Veteran Stories:
Ronald Whyte

Navy

  • The HMCS Iroquois forward 4-inch guns firing on the Korean coast against enemy supply train movement.

    Ronald Whyte
  • The HMCS Iroquois crew inspecting coastal vessels, to prevent the enemy's covert naval resupply of their forces.

    Ronald Whyte
  • Shells from a communist shore battery splash off HMCS Iroquois' port side in the October 1952 action in which one officer and two men were killed by a direct enemy hit on "B" gun deck. The enemy guns opened fire just after the destroyer had finished bombarding a railway line and almost bracketed the ship with the first salvo. Explosions on the shoreline are from shells fired by the Iroquois in response.

    National Defence Photograph (IR-164)
  • Crowds awaiting the arrival of HMCS Iroquois at Halifax upon its return from Korea in 1953.

    Ronald Whyte
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"We didn’t even know for a while that we had been hit because it was so far forward. And the first thing we’d seen, of course, we were back and just off of where the sickbay was and we started to see the wounded coming through the door."

Transcript

Well, the basic concept of what the Canadians destroyers did there was support a lot of the ongoing identities that were on land itself.  Train destroying was one of the things.  Steaming up and down the coast trying to spot supply trains going to the communist forces and shelling them from sea was one of the major objectives.  Covering any landings of troops that were landing by sea which there was a numerous amount of those, they were covered by bombardments from the ships at sea.  And the ships were broken down into squadrons, being United Nations, you had Canadian ships, American ships, Australian and New Zealand ships.

Everybody has an action station.  And the one that I particularly had was back aft feeding ammunition to a 3.5 inch twin mounted gun that was placed back aft.

Well, basically it was a newer type gun.  The guns that were placed forward were four-inch guns and they were normal types that had been the ships from the time they fought in the Second World War.  This twin 3.5 inch was an American gun equipped with radar sights and the basic concept of it as well as on shore bombarding was to be able to track jets if they were to attack the ship.

We used the gun on numerous occasions but basically only to bombard.  We didn’t, we were never attacked by aircraft.

We had moved in a little tight as far as offshore is concerned.  Usually you stayed back about four miles.  But we had moved in a little bit to help support some American troops and what they [enemy shore guns] did was a ladder shoot.  They dropped one shell on one side of the ship, one shell on the other side of the ship and then dropped on right in the center.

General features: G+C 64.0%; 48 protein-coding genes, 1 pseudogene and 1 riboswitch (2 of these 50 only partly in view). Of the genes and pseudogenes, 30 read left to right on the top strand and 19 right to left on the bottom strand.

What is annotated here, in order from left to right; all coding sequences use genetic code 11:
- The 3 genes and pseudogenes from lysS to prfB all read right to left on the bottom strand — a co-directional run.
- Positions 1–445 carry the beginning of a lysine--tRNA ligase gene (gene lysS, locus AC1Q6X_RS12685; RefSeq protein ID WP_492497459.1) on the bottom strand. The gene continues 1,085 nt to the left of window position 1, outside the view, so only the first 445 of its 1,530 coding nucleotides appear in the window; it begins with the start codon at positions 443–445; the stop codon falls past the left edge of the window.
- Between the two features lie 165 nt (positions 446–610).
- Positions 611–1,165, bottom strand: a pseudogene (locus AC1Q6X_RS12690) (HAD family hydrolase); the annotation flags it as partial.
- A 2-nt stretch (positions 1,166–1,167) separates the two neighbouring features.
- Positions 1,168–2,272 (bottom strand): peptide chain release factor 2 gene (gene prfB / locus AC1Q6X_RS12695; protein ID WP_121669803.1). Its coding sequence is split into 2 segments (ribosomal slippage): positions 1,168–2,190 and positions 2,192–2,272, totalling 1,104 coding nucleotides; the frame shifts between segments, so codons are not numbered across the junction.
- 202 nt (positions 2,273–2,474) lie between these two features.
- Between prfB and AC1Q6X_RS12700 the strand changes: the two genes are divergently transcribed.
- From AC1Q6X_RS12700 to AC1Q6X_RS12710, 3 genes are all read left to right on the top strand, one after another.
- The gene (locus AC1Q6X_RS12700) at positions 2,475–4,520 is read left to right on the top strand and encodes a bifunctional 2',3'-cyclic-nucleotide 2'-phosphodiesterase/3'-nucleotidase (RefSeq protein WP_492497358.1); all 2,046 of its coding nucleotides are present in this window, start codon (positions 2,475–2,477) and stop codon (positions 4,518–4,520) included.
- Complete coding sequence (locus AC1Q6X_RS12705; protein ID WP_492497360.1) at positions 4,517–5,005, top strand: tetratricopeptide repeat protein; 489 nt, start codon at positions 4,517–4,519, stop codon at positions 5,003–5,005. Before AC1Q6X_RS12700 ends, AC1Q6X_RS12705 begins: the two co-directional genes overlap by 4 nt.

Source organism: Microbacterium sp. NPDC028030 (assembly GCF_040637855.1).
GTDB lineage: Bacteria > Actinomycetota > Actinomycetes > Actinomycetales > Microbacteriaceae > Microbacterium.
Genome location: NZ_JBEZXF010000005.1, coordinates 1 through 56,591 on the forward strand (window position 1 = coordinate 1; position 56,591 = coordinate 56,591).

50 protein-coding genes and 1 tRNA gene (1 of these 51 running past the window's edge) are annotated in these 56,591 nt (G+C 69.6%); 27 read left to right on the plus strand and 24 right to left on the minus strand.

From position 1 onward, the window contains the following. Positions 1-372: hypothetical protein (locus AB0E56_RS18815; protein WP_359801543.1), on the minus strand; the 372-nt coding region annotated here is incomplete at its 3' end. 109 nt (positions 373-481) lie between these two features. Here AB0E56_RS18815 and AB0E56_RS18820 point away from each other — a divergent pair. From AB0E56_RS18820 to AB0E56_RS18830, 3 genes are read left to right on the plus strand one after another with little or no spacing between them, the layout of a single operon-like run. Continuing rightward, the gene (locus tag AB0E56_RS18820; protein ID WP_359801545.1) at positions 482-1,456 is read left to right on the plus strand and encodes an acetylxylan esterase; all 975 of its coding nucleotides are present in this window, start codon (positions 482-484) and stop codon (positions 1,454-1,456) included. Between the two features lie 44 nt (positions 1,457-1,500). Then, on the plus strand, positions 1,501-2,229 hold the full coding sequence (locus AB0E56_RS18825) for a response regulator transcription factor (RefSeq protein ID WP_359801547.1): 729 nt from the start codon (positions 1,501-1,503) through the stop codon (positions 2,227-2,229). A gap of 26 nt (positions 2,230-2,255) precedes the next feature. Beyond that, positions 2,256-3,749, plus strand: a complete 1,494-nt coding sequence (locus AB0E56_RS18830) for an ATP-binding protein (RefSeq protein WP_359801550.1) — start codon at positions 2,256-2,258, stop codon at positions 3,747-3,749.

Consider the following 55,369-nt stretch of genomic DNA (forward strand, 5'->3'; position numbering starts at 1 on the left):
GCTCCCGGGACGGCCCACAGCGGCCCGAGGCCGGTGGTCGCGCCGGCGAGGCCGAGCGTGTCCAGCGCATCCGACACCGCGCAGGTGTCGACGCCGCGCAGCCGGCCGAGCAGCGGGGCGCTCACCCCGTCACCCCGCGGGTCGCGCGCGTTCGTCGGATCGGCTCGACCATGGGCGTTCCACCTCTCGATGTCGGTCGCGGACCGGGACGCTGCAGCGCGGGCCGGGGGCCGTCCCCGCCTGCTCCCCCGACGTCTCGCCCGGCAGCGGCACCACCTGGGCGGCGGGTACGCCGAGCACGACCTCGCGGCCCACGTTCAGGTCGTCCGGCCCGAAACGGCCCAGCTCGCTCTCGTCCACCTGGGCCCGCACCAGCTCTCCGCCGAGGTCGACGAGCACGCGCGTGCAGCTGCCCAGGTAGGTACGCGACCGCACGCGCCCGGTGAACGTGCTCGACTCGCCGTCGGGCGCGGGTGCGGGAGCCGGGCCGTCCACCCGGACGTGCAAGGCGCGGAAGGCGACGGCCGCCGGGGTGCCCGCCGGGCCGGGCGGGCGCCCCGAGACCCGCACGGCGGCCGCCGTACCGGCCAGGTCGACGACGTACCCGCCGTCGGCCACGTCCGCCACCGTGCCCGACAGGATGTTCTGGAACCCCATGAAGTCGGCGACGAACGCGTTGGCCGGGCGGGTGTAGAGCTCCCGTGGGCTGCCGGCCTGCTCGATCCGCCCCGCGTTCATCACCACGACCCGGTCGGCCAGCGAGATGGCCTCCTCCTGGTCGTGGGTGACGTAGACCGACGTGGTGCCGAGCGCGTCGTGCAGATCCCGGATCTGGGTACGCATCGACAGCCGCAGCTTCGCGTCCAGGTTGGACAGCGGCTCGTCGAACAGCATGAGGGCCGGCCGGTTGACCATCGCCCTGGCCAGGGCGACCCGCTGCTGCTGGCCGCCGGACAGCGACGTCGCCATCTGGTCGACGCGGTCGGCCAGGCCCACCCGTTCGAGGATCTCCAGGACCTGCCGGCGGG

Well, to be perfectly honest with you, we were so busy passing ammunition to the 3.5 inch gun mount where I was, that we didn’t even know for a while that we had been hit because it was so far forward.  And the first thing we’d seen, of course, we were back and just off of where the sickbay was and we started to see the wounded coming through the door.

So from that, we kind of realized things were getting a lot more serious than we anticipated.  Before that it was strictly, you know, you sail down the coast, you fired your guns and that was it.  But when you seen some of the action after that, it brought back an awful lot of strange memories.  We had a doctor on board.  We had a sickbay and, of course, it was limited to the size and the amount of equipment it could carry.  So what you did was you patch people up the best you could.  And then you also made contact with other American ships that were larger and had a better sickbay situation and you would transfer your wounded over to them.

They would then in turn take it in and add to the hospitals onshore.  It was tough but the thing was you tried to keep the spirits of everybody up.  Do your thing and not rely too much on thinking about the bad side of it.  A lot of the fellows were, where some of the fellows that were had a lot of shrapnel in them, they thought it wasn’t all that bad because they were allowed to take hot baths in the officer section to be able to pick the shrapnel out.

So from that point of view, you kind of changed a lot of the seriousness into jokes and different ideas to kind of get rid of the bad part.  But it was a long night, the night that we waited for one of our wounded to finally pass away.

Once we got out of the range of the onshore that were firing at us, we went on our way back to Sasebo, which was our home port in Japan, we met up with an American supply ship and we transferred our dead and wounded to it.  And then continued on into harbour where we made sure that we were fully loaded with fuel and ammunition and turned around and went back to the same position in which we were hit and fired all the shells we had on board at that particular area.  Needless to say, there was no more guns ever heard of from that area.

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